At the invitation of Lottie, I gave a talk last night on quiltmaking at a Malago Women's Institute meeting. I could not have been more warmly welcomed. From the jam jar of pink flowers, chalked message on the blackboard, and big bucket of cow parsley and ferns at the entrance to the hall, to the very friendly, cheerful committee and the delightful, smily audience, it was a treat to be part of what is evidently a remarkable WI group.
I was also bowled over by the tea and cakes. Now, everyone knows that the WI is a bastion of baking, but this was something else. At one end of the hall, there was a long trestle table that was a beauty to behold. It was covered with vintage hand-embroidered table cloths (I definitely spotted some crinoline ladies) and held the most mouthwatering selection of home-made cakes and biscuits all neatly labelled with brown card luggage tags and displayed on a selection of cake-stands and old, bone china plates. There were jugs of big roses and old paperback cookery books at various intervals, and a scattering of rose petals throughout. And, of course, there was tea. It was all as pretty as a picture, and delicious to boot.
How incredibly welcoming - not just for me, but for everybody at the meeting. Someone, well a few people, had made an effort and added a few lovely touches and the effect was fantastic. It didn't take ages and apparently this is what they do for every meeting. But the thing that really struck me was how genuine this welcome was. That it had nothing to do with baking oneupmanship and competition or striving to attain 'domestic goddess' status; it was simply something they enjoy, led by Alice who is the Creative Director.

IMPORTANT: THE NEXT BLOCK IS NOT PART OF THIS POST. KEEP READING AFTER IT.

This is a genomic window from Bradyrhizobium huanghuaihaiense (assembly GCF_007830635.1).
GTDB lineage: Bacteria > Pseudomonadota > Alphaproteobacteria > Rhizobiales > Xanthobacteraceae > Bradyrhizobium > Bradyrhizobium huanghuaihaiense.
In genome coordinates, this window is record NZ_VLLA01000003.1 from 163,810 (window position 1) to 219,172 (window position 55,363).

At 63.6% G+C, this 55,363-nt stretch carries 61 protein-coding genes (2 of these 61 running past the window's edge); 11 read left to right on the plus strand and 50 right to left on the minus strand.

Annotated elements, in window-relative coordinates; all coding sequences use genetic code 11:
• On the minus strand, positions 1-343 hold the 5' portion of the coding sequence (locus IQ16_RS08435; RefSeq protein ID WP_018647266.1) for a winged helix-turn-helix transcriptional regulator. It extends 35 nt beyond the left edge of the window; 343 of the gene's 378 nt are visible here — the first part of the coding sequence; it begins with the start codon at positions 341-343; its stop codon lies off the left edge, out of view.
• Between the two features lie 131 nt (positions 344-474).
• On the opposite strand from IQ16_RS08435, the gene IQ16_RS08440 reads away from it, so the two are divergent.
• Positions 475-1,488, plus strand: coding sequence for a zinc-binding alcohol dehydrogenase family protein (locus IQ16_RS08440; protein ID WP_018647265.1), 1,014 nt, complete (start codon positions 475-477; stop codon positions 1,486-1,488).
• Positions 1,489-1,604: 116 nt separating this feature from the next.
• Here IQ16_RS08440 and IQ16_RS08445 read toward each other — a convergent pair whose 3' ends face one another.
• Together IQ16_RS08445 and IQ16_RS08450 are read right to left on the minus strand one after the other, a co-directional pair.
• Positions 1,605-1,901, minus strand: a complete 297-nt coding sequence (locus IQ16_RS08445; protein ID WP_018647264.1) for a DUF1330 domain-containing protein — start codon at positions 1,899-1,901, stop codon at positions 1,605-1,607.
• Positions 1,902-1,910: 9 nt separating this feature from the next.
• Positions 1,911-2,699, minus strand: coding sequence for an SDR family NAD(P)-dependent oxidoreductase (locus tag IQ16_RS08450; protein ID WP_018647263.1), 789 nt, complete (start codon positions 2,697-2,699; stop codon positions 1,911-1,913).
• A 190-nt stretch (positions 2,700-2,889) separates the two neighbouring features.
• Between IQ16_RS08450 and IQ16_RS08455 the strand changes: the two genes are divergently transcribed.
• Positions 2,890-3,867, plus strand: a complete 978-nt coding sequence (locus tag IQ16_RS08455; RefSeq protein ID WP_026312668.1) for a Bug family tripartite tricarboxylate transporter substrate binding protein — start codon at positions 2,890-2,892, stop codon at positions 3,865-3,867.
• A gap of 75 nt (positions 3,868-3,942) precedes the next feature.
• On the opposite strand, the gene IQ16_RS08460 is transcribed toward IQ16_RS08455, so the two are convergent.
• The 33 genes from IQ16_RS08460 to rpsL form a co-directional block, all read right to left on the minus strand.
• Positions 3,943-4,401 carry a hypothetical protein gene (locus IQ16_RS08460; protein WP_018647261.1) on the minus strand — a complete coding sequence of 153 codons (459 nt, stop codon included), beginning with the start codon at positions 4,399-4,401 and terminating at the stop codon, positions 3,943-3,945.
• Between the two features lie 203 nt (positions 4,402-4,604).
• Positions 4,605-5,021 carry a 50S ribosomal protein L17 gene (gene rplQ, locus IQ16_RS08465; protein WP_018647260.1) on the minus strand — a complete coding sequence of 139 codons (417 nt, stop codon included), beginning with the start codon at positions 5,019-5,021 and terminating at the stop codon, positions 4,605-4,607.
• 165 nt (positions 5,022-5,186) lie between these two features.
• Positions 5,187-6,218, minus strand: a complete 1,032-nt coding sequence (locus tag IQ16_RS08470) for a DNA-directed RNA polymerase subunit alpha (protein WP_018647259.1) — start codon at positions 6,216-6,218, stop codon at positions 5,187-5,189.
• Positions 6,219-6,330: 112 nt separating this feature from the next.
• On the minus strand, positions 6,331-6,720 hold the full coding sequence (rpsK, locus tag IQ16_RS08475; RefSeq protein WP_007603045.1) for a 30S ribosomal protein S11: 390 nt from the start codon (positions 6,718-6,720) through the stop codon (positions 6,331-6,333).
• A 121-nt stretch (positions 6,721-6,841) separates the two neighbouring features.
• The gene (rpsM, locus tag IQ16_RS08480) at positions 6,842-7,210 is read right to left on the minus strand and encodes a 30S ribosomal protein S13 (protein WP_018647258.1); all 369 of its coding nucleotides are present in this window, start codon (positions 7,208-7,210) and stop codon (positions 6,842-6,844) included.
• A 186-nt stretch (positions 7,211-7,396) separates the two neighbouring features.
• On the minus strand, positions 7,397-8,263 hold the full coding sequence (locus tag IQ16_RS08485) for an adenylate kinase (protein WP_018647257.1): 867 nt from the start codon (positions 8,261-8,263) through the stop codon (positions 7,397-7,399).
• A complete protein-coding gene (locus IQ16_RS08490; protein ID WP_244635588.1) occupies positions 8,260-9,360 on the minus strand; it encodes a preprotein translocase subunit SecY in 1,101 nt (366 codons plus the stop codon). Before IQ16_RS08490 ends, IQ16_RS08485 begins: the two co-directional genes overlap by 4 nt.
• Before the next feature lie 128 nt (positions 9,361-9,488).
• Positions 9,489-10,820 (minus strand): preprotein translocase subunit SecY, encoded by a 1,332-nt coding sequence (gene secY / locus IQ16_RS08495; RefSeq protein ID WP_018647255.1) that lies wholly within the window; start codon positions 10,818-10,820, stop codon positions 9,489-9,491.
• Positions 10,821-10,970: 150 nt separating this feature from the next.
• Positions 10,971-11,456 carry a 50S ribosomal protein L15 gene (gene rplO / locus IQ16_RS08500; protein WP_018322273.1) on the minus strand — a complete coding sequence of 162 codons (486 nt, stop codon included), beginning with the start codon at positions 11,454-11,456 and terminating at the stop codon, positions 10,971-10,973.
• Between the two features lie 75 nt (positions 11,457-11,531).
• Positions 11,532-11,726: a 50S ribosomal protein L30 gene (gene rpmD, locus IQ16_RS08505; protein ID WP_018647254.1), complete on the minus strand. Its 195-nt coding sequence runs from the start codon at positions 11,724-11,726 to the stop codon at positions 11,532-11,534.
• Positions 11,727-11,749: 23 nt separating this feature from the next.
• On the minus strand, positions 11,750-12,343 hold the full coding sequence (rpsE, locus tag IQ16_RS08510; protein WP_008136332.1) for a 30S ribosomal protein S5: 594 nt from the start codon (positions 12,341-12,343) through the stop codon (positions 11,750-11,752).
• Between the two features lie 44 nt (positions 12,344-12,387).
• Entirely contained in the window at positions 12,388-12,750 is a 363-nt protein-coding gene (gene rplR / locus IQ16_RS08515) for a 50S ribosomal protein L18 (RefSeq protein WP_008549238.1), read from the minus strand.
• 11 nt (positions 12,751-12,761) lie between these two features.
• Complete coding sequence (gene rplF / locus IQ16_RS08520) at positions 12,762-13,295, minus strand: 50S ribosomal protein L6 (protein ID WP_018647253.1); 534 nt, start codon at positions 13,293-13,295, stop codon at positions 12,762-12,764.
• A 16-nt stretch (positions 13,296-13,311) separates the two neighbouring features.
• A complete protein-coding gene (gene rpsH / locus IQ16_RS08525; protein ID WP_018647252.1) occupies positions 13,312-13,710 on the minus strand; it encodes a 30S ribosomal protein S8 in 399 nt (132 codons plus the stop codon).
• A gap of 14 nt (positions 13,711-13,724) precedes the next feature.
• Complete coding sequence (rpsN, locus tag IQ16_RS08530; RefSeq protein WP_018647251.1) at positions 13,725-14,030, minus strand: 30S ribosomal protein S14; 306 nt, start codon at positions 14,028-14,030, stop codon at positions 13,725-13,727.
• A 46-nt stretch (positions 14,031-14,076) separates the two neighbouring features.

A little while ago a journalist drove a long way to my house to do an interview with me. Now when anyone visits - friends, family, journalists - I like to bake something for us to eat, as a little welcome and as an excuse to bake that day. It's what I do. But instead of seeing that this as a simple welcome, she chose instead suggest that it was because I was obviously a domestic goddess, with the attendant implications that come with this hackneyed phrase of playing a role, giving a performance, baking to impress rather than to simply welcome. It saddens me that this most welcome of welcome gestures is being interpreted negatively - and this is not the first time this has happened to me.
But if I lived in Bristol, I'd be joing the Malago WI in the blink of an eye.